The cascade of events that eventually causes inflammation kicks off within cell membranes. A specific fatty acid, known as arachidonic acid (AA), is released from it’s bound state within the cell membrane by an enzyme (phospholipase-A2). Two key players in the inflammation story, COX and LOX, then act upon the now freed AA. The COX enzyme comes in two forms, COX1 and COX 2. When AA interacts with COX1 it produces a mixture of compounds (prostaglandins; PG’s) that protect the stomach and maintain the ability of the blood to clot. When AA interacts with COX2 in produces PG’s that signal pain and enhance inflammation. The LOX enzyme converts AA into another powerful group of inflammatory compounds known as leukortrines. Drugs that block the COX and LOX enzymes are known as anti-inflammatory drugs for this reason; they block the inflammatory cascade. However, by blocking the COX1 enzyme these drugs also block the stomach and gut protective PG’s and cause thinning and blood vessel leaks as they also block the PG’s that maintain blood clotting. As a result, specific drugs were developed that selectively block the COX2 enzyme but leave the COX1 alone. In theory, this sounded great but in reality the drugs did leave the COX1 enzyme alone in the majority of tissues except the COX1 found within the cells that line the blood vessels. These cells are called endothelial cells and the COX1 enzyme within these cells produces a special compound known as prostacyclin, which in turn maintains the smooth flowing of the blood within the blood vessels. By blocking the action of endothelial COX1 and the production of prostacyclin blood becomes stickier and prone to clotting, which explained the increased heart attack risk associated with drugs that have COX2 inhibitor action.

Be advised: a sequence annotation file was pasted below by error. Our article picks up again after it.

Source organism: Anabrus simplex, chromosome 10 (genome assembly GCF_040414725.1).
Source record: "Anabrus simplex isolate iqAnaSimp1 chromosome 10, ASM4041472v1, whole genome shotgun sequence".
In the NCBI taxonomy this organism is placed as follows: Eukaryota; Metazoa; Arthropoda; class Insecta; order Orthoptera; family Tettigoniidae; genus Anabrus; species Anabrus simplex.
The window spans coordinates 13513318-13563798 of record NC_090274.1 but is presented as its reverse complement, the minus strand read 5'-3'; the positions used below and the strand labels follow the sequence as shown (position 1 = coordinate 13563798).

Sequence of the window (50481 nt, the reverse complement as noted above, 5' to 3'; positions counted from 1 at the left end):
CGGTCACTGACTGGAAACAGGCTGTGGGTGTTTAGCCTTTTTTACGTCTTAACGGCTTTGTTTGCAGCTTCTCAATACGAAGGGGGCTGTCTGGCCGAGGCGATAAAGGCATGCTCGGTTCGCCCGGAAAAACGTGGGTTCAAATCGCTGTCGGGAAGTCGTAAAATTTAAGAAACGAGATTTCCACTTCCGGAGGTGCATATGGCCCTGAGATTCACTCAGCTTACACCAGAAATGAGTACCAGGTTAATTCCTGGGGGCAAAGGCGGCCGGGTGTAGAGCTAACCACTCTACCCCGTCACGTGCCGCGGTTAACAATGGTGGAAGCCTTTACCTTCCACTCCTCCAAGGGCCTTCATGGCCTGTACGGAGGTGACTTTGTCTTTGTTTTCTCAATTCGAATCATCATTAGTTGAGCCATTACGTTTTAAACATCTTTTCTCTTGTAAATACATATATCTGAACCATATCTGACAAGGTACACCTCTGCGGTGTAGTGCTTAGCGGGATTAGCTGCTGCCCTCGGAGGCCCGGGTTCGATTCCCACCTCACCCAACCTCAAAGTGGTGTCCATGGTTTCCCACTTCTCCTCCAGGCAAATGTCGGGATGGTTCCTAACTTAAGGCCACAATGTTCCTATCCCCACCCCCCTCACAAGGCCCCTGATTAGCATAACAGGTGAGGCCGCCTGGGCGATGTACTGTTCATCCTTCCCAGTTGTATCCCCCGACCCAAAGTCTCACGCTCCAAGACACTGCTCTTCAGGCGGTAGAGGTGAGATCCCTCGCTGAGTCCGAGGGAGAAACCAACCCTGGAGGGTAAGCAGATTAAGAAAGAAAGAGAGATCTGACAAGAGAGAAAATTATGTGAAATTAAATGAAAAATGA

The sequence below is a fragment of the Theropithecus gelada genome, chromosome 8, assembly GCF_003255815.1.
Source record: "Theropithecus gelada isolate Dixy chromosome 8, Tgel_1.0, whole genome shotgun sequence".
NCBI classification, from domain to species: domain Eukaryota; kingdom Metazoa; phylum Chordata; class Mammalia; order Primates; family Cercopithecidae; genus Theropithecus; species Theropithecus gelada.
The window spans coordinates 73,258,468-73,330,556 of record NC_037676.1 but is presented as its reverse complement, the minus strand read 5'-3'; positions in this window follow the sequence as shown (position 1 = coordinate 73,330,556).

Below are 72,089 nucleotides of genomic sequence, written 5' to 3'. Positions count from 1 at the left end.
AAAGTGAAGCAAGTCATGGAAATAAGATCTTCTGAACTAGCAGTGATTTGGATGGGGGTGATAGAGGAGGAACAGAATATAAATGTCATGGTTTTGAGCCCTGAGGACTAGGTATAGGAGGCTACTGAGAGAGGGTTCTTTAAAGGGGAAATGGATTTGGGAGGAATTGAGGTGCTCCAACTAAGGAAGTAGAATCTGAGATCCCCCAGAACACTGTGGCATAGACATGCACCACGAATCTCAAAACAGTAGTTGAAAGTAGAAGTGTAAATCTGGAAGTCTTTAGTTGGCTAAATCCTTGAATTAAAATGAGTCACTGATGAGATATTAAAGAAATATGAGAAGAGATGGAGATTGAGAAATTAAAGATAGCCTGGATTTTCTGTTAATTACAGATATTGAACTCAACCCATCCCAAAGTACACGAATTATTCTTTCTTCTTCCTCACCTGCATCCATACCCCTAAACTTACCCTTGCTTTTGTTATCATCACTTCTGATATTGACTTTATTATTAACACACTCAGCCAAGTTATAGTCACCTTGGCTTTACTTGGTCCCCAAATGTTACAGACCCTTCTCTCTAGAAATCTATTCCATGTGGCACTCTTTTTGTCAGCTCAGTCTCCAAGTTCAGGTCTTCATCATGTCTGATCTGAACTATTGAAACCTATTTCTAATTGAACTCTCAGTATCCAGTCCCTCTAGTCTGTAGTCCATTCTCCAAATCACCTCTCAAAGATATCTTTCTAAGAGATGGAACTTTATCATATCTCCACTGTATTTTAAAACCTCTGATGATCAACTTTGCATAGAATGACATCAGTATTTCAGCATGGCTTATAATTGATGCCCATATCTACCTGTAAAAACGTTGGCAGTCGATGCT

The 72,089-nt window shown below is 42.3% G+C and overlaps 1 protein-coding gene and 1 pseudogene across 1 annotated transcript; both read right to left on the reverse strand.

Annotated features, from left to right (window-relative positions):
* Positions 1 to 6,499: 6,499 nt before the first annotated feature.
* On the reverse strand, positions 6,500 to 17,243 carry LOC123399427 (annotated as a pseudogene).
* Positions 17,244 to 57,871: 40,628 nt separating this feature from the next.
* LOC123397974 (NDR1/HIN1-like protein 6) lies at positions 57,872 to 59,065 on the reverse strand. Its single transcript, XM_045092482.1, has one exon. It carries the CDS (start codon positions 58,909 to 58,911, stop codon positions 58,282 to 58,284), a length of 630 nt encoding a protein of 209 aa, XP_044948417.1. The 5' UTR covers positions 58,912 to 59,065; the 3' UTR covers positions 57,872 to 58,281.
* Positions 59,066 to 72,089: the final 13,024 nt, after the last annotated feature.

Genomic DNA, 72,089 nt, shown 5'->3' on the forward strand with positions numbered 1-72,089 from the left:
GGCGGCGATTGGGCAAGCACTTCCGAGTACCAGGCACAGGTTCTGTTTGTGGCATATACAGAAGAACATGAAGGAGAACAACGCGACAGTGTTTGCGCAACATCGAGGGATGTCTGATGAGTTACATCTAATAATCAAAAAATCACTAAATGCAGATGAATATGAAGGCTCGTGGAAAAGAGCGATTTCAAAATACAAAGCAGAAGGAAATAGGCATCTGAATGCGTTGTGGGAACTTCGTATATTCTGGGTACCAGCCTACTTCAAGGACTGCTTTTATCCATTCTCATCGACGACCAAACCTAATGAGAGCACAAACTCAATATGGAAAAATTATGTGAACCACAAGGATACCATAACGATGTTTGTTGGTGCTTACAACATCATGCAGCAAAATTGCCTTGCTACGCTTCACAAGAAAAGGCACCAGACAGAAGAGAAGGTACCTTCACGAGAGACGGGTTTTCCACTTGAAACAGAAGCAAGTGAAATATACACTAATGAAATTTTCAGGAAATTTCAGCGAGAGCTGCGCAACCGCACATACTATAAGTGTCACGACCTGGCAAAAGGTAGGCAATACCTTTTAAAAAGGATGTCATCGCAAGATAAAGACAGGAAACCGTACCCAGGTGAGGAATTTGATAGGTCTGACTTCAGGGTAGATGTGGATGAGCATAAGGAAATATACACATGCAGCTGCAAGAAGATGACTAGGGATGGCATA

Inflammation – the natural answer

Research into the anti-inflammatory actions of curcumin has revealed that curcumin is a safe and effective inhibitor of COX2 and of the LOX enzyme that is responsible for the generation of the powerful inflammatory actions of leukortrines. What’s more, curcumin has also been shown to block the initial release of AA from the cell membrane. By doing this curcumin may have an effective preventative action as well as a powerful anti-inflammatory effect when used on a regular basis. To date, there have been no indication or suggestion that curcumin inhibits the endothelial COX1.

One factor that goes against curcumin is it’s poor absorption from the digestive tract. To get around this problem manufacturers have produced a highly bio-available extract; Theracurmin. This innovative ingredient uses a microscopic particle (100 times smaller than regular curcumin powder) size to enhance the curcumin absorption from the gut. Studies using Theracurmin have shown that the microscopic curcumin particles are absorbed up to and reach concentrations 300 times higher than regular powders.

How to take curcumin supplements

Theracurmin is simple and easy to use; take 1-2 capsules daily around a meal time. Because of the lack of available information, those who are pregnant or breast feeding or taking warfarin should only use curcumin based products after taking medical advise.